Noted civil libertarian Janet Reno has signed an amicus curiae
brief objecting to indefinite detention of alleged enemy combatants.
Maybe Reno would have a more positive attitude if the Bush administration sentenced the detainees to live under Castro's tyranny
, sent them to jail for decades on bogus charges
, or simply launched a military assault
on the Guantanamo prison and killed everyone inside.
The New York Times writes
that Ho Chi Minh City (formerly Saigon) is beginning to develop after being "held back by a half-century of war and privation."
A slightly more accurate statement would be that economic development in Vietnam has been held back by "a half-century of war and socialism." The privation was a result of the socialism, not a cause.
Richard Cohen speculates that New York City mayor Michael Bloomberg might spend as much as half a billion dollars of his personal wealth on a race for president. He could certainly afford to. His company may be worth as much as $25 billion, and it has recently been reported that ...
I hate to keep picking on Sen. Rick Santorum, but he's the most articulate and principled opponent of individualism and individual rights since Hillary Clinton first rose to prominence. I noted previously the NPR interview in which he rejected Ã¢â?¬Å?this whole idea of personal autonomy, . . . this idea ...
Richard Cohen speculates
that New York City mayor Michael Bloomberg might spend as much as half a billion dollars of his personal wealth on a race for president. He could certainly afford to. His company may be worth as much as $25 billion, and it has recently been reported
that he could realize $7 billion from a "leveraged recap" while retaining 70 percent of the company. And a top Republican fundraiser pointed out to me that if you don't have any fundraising expenses, then half a billion is the functional equivalent of a billion-dollar campaign fund. If a lunatic billionaire could get 19 percent of the national vote by spending $70 million in 1992, how much better could a sane and stable billionaire with ten times that much money do?
Cohen writes that "there is no doubt that Bloomberg has done a terrific job managing New York, and there is no doubt that the federal government is a mismanaged mess." True enough.
But if anyone thinks that a good manager can make the federal government run like a well-oiled machine, he's going to be disappointed. In the first place, the federal government is far larger than Bloomberg LP or even the New York City government. It's not amenable to hands-on management. And more importantly, government failure is systemic. It's not a product of stupid or lackadaisical presidents or Cabinet secretaries. It results partly from inherent disagreements about what would be good policy; a corporation may have one goal or mission, but a society does not. And if government is supposed to reflect society, then it can only have a clear mission as long as that mission is to protect citizens from rights violations and leave them otherwise free to pursue happiness in their own ways. Once government begins taking on broader duties, citizens will disagree about what it should do.
And then there are the institutional obstacles to lean and effective government. As Milton Friedman told President Bush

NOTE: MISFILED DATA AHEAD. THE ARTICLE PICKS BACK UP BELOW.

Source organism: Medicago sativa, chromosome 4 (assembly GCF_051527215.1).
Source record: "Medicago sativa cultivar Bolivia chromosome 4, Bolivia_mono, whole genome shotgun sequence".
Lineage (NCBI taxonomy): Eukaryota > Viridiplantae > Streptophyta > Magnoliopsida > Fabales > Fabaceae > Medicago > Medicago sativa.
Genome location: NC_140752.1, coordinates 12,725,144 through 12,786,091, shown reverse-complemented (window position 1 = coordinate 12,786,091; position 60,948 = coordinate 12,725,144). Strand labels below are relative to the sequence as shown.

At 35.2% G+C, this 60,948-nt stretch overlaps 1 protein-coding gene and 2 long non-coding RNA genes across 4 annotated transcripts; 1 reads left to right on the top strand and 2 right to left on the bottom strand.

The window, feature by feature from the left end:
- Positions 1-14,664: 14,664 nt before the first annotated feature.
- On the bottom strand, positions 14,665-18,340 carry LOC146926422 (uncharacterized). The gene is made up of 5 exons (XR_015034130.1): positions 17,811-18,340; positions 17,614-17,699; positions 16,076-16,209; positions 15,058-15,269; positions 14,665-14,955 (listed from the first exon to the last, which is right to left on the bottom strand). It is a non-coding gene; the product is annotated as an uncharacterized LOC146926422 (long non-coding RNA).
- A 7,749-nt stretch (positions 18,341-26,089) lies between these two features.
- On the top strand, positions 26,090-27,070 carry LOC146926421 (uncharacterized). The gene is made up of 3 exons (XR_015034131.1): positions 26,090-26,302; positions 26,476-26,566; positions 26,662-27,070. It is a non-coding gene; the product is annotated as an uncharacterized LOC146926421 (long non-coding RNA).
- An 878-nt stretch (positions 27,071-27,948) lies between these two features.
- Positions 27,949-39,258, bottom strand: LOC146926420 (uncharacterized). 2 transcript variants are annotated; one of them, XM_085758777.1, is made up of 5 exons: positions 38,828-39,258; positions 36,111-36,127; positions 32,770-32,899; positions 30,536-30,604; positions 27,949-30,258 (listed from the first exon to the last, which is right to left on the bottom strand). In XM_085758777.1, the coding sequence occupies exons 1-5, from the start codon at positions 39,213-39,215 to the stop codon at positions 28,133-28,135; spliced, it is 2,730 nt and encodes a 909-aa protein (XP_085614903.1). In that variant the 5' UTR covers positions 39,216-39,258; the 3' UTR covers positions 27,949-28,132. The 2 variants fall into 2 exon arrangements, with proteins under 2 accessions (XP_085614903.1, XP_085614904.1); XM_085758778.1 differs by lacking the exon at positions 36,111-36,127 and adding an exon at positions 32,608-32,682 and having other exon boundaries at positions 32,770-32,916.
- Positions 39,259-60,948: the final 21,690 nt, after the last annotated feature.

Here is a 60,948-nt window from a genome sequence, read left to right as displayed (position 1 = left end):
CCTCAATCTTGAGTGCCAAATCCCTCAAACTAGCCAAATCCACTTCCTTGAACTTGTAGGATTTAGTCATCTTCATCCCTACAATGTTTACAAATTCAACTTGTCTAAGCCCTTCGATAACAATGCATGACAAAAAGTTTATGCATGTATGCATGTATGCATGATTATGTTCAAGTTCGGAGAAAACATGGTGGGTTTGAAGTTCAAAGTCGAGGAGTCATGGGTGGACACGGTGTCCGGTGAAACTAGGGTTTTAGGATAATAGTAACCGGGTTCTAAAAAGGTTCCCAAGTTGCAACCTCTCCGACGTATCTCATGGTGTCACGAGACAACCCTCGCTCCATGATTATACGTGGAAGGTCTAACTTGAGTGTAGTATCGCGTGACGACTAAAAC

(pdf) in 2002, "if you spend someone else's money on someone else, you are not very concerned about how much is spent, or how it is spent." The problems of incentives, concentrated benefits and diffuse costs, the concentration of power, and bureaucratic self-interest cannot be solved by a hard-nosed manager who's good at hiring, firing, and delegating.
I hate to keep picking on Sen. Rick Santorum, but he's the most articulate and principled opponent of individualism and individual rights since Hillary Clinton first rose to prominence. I noted previously
the NPR interview in which he rejected “this whole idea of personal autonomy, . . . this idea that people should be left alone":
This whole idea of personal autonomy, well I don’t think most conservatives hold that point of view. Some do. They have this idea that people should be left alone, be able to do whatever they want to do, government should keep our taxes down and keep our regulations low, that we shouldn’t get involved in the bedroom, we shouldn’t get involved in cultural issues. You know, people should do whatever they want. Well, that is not how traditional conservatives view the world and I think most conservatives understand that individuals can’t go it alone. That there is no such society that I am aware of, where we’ve had radical individualism and that it succeeds as a culture.
Now Andrew Sullivan directs our attention
to a television interview from the same time last year in which the senator from the home state of Benjamin Franklin and James Wilson denounces America's Founding idea of "the pursuit of happiness." If you watch the video, you can hear these classic hits: "This is the mantra of the left: I have a right to do what I want to do" and "We have a whole culture that is focused on immediate gratification and the pursuit of happiness . . . and it is harming America."
Santorum has done some good things in the Senate, such as supporting Social Security reform
. But conservatives should call him out when he denounces individualism, personal autonomy, and the pursuit of happiness.